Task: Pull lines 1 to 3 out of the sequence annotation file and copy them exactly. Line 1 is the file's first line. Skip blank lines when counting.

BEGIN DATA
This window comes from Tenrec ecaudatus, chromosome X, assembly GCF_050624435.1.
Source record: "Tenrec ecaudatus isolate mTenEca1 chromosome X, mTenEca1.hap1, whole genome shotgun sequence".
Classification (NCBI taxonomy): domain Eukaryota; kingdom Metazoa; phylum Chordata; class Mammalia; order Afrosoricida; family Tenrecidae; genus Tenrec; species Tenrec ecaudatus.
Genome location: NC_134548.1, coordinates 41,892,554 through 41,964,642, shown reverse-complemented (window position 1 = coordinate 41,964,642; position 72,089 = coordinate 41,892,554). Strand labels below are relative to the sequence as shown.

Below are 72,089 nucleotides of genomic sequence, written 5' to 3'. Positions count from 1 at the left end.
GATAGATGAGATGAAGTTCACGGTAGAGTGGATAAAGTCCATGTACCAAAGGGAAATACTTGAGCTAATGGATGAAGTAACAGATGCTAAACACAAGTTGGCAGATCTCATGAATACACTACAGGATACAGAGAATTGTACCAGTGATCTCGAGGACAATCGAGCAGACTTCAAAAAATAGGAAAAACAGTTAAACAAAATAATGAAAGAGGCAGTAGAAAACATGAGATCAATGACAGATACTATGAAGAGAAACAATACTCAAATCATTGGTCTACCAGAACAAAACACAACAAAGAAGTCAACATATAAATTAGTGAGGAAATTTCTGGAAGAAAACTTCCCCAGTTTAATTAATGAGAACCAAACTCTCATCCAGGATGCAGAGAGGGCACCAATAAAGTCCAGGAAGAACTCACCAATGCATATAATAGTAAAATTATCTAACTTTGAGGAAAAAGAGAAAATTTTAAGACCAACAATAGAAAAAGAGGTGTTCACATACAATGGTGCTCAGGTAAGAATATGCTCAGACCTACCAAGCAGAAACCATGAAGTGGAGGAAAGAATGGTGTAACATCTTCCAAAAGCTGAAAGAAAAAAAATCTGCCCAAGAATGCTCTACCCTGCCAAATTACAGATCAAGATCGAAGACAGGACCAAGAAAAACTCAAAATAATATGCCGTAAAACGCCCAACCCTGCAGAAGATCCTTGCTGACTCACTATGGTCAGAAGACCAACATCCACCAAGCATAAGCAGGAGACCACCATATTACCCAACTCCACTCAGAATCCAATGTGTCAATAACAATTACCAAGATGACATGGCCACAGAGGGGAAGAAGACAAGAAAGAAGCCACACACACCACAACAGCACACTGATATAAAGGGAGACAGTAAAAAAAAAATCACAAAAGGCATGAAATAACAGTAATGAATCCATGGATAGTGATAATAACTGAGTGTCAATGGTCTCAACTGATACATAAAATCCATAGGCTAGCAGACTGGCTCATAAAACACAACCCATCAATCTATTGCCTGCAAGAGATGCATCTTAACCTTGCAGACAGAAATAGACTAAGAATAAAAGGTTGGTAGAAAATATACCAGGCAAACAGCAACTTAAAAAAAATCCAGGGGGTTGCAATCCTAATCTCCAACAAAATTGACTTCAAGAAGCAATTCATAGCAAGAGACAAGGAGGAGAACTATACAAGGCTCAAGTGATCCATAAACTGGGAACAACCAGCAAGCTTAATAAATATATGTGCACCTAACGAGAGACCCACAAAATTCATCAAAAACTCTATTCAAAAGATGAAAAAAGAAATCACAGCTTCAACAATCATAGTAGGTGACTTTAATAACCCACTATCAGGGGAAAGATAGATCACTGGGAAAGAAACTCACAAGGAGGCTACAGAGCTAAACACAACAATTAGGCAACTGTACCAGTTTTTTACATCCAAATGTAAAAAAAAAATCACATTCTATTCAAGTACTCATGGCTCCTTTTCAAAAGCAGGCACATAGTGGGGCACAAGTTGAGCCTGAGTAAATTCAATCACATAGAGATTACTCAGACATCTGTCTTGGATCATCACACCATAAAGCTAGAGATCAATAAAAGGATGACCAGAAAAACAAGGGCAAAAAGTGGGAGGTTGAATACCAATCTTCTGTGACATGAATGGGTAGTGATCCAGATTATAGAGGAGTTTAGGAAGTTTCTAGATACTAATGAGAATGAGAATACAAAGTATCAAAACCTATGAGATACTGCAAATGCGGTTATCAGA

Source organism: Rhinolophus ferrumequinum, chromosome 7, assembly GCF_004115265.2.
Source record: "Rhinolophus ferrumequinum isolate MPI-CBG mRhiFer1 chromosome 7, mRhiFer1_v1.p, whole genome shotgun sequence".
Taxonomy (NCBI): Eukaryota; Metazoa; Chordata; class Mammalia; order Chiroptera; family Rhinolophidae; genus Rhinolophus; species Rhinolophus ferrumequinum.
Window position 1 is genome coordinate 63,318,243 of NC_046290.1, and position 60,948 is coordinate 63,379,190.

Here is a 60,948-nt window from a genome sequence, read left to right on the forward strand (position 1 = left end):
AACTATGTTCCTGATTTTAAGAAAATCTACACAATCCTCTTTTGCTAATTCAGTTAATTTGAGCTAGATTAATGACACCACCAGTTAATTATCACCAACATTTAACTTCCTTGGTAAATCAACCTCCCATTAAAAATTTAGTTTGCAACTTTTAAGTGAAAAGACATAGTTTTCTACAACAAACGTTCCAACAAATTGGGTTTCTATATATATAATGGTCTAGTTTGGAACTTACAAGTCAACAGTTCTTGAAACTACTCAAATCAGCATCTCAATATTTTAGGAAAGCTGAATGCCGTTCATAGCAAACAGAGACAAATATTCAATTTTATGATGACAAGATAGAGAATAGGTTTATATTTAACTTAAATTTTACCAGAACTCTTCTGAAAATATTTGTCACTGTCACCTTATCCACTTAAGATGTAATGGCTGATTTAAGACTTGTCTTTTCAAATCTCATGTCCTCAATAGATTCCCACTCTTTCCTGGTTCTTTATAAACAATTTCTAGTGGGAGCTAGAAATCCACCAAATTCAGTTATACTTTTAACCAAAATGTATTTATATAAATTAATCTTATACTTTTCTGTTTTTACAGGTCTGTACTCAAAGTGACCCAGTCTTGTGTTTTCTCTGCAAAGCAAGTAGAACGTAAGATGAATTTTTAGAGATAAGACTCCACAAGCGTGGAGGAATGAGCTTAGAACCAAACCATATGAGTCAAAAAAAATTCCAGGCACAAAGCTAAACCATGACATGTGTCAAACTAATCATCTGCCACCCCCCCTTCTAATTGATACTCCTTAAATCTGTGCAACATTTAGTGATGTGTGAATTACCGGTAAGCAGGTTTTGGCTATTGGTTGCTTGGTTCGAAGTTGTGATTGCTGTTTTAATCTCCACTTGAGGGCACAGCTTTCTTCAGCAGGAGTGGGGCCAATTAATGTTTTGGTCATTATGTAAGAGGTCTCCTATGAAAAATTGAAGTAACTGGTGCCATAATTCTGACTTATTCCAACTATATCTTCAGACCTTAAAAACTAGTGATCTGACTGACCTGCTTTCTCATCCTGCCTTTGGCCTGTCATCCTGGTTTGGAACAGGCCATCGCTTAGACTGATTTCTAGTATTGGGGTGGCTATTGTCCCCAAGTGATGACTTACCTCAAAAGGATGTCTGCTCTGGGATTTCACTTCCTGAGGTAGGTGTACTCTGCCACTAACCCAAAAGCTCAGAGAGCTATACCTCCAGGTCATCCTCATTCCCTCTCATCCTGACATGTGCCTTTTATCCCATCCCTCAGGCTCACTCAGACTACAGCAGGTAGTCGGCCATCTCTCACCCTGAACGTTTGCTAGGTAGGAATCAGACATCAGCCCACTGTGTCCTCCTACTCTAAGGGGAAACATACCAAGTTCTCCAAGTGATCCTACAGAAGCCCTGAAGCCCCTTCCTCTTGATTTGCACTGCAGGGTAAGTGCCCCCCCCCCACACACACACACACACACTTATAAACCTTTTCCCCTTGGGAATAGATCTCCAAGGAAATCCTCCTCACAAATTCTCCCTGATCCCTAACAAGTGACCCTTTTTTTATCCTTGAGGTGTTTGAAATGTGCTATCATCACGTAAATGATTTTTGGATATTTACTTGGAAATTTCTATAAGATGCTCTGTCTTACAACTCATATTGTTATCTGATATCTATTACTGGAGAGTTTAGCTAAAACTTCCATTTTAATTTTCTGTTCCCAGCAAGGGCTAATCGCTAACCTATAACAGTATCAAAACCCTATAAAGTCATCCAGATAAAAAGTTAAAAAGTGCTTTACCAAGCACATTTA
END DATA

This window comes from Tenrec ecaudatus, chromosome X, assembly GCF_050624435.1.
Source record: "Tenrec ecaudatus isolate mTenEca1 chromosome X, mTenEca1.hap1, whole genome shotgun sequence".
Classification (NCBI taxonomy): domain Eukaryota; kingdom Metazoa; phylum Chordata; class Mammalia; order Afrosoricida; family Tenrecidae; genus Tenrec; species Tenrec ecaudatus.